❯ Guillaume Laforge

JavaOne β€” How languages influence each other: Reflections on 14 years of Apache Groovy

Last week, I was in San Francisco for my tenth JavaOne! I had two sessions: one on the past / present / future of Java Platform-as-a-Service offerings, and one on programming language influences, and particularly how was Apache Groovy influenced, and how it also inspired other languages.

Here’s the abstract:

Languages have been influencing one another since the dawn of computer programming. There are families of languages: from Algol descendants with begin/end code blocks to those with curly braces such as C. Languages are not invented in a vacuum but are inspired by their predecessors. This session’s speaker, who has been working on Apache Groovy for the past 14 years, reflects on the influences that have driven the design of programming languages. In particular, Groovy’s base syntax was directly derived from Java’s but quickly developed its own flavor, adding closures, type inference, and operators from Ruby. Groovy also inspired other languages: C#, Swift, and JavaScript adopted Groovy’s null-safe navigation operator and the famous Elvis operator.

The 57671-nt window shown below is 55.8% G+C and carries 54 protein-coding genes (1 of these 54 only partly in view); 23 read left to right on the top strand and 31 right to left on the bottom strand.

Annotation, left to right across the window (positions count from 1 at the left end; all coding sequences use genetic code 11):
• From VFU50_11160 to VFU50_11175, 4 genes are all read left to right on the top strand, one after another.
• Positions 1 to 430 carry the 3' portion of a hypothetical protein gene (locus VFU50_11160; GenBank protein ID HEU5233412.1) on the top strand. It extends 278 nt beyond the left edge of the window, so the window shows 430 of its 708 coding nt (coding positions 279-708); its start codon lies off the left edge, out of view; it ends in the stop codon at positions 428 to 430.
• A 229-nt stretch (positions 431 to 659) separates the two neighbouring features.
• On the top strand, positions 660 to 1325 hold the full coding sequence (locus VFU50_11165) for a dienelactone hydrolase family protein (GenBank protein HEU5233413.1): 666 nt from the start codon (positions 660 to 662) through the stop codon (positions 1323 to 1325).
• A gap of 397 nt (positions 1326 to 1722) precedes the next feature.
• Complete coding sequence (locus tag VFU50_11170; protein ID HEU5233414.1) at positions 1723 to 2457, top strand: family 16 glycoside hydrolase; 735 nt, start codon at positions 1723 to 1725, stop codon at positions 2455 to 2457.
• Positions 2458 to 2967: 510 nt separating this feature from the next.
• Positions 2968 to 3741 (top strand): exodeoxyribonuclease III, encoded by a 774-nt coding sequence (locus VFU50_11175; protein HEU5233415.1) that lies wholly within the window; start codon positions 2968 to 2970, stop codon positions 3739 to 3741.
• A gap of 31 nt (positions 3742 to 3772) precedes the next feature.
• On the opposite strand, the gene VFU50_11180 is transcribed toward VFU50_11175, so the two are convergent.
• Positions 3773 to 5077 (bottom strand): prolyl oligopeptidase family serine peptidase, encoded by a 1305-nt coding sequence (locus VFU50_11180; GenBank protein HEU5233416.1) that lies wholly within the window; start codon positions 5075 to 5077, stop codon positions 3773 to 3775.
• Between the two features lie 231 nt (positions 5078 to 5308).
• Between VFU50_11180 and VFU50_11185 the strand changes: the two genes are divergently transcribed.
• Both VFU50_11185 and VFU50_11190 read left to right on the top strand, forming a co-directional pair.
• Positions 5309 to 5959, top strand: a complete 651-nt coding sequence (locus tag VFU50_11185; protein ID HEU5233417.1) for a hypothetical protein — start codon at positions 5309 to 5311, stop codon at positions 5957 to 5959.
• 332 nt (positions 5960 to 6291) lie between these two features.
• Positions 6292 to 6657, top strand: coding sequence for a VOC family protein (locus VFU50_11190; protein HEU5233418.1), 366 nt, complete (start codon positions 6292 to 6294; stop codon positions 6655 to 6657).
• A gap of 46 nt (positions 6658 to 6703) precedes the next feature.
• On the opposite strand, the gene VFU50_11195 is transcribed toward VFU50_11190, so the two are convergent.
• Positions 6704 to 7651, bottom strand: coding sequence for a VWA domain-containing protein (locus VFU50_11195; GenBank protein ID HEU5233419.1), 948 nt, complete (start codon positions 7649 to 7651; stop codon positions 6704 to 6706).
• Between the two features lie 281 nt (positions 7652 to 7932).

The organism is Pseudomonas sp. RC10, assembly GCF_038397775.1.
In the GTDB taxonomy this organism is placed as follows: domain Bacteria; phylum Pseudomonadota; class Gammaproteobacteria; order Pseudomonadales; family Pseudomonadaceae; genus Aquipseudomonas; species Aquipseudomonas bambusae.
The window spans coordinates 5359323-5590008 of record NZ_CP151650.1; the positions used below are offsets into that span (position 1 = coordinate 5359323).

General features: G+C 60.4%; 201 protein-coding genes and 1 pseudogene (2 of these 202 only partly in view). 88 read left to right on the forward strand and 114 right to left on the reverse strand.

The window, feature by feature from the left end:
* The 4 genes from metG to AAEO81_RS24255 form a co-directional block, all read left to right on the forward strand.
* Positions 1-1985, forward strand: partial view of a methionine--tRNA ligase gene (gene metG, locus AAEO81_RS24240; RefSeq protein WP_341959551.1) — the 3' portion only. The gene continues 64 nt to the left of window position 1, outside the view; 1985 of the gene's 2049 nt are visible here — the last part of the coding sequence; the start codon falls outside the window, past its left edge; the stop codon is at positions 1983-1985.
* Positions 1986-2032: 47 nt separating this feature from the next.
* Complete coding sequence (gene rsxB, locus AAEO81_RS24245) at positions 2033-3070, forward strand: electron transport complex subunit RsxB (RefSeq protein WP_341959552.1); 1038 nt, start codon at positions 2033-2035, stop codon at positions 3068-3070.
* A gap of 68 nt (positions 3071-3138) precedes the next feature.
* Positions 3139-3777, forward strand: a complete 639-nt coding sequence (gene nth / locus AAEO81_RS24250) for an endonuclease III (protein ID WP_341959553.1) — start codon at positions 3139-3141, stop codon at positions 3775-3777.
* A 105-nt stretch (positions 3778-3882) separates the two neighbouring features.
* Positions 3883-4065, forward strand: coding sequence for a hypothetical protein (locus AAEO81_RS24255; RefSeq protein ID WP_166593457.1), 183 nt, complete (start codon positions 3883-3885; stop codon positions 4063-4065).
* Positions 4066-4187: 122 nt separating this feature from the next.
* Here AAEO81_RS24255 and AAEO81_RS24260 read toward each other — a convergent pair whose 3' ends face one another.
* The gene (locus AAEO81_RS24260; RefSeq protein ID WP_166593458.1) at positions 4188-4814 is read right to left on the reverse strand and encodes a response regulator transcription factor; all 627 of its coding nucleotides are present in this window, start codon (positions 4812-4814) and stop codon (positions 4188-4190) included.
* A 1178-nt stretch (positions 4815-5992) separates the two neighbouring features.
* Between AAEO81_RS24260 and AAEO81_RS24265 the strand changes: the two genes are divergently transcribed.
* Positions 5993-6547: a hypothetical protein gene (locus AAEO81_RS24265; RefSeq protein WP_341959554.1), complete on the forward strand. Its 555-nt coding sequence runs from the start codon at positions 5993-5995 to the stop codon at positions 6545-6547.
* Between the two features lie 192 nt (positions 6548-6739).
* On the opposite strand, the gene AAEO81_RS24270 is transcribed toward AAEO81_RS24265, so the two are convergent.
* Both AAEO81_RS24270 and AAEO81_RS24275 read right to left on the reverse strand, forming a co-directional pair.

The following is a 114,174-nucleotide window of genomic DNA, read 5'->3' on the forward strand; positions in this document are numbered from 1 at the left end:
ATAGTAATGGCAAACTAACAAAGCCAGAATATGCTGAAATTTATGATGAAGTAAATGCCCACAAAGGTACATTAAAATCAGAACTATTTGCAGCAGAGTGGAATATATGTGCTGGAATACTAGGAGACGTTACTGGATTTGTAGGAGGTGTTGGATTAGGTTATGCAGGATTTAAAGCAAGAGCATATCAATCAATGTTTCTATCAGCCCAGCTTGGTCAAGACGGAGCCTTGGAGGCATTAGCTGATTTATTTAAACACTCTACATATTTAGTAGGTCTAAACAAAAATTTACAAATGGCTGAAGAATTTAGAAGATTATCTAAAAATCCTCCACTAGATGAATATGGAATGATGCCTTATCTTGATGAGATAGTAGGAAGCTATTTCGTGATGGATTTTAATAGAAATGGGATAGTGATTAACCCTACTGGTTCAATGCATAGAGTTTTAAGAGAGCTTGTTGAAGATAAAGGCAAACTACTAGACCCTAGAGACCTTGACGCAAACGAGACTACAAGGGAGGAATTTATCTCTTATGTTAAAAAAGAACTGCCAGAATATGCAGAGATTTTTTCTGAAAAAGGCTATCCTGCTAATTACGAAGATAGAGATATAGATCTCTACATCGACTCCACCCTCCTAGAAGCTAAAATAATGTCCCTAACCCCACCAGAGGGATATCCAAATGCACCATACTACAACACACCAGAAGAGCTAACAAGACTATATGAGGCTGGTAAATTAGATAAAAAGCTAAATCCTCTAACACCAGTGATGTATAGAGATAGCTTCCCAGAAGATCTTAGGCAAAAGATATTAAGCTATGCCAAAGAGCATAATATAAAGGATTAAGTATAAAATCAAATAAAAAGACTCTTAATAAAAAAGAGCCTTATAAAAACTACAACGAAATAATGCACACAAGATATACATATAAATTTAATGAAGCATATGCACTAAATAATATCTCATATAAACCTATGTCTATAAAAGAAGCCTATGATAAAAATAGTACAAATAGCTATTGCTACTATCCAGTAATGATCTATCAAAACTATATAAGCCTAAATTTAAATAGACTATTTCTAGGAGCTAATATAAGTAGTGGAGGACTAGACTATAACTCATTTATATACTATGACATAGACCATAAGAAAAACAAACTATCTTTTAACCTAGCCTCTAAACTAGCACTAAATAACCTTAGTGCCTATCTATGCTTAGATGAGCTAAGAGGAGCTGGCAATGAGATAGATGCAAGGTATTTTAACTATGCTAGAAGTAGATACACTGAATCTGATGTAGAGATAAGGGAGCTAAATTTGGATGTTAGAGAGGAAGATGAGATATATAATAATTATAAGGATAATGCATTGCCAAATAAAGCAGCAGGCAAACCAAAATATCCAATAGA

And you can have a look at the slides below:

Apache GroovyΒ is a multi-faceted language for the Java platform, allowing developers to code in a Java-friendly syntax, with great integration with the Java ecosystem, and powerful scripting and Domain-Specific Language capabilities, while at the same time being able to offer you type safety and static compilation.

In this presentation, I revisited some of the influences from other languages, from the C-family and its Java older brother, going through its Python-inspired strings, its Smalltalk and Ruby heritage for named parameters and closures, its type system Γ -la-Java. But I’m also showing some of the innovations Groovy came up with that were later borrowed by others (Swift, C#, Kotlin, Ceylon, PHP, Ruby, Coffeescript…). Things like Groovy’s trailing closure, Groovy builders, null-safe navigation, the Elvis operator, ranges, the spaceship operator, and more.

Ultimately, inspiration is really a two-way street, as languages don’t come from nowhere and inherit from their older brothers and sisters. No language is perfect, but each one of them somehow help the next ones to get better, by borrowing here and there some nice features that make developers more productive and write more readable and maintainable code.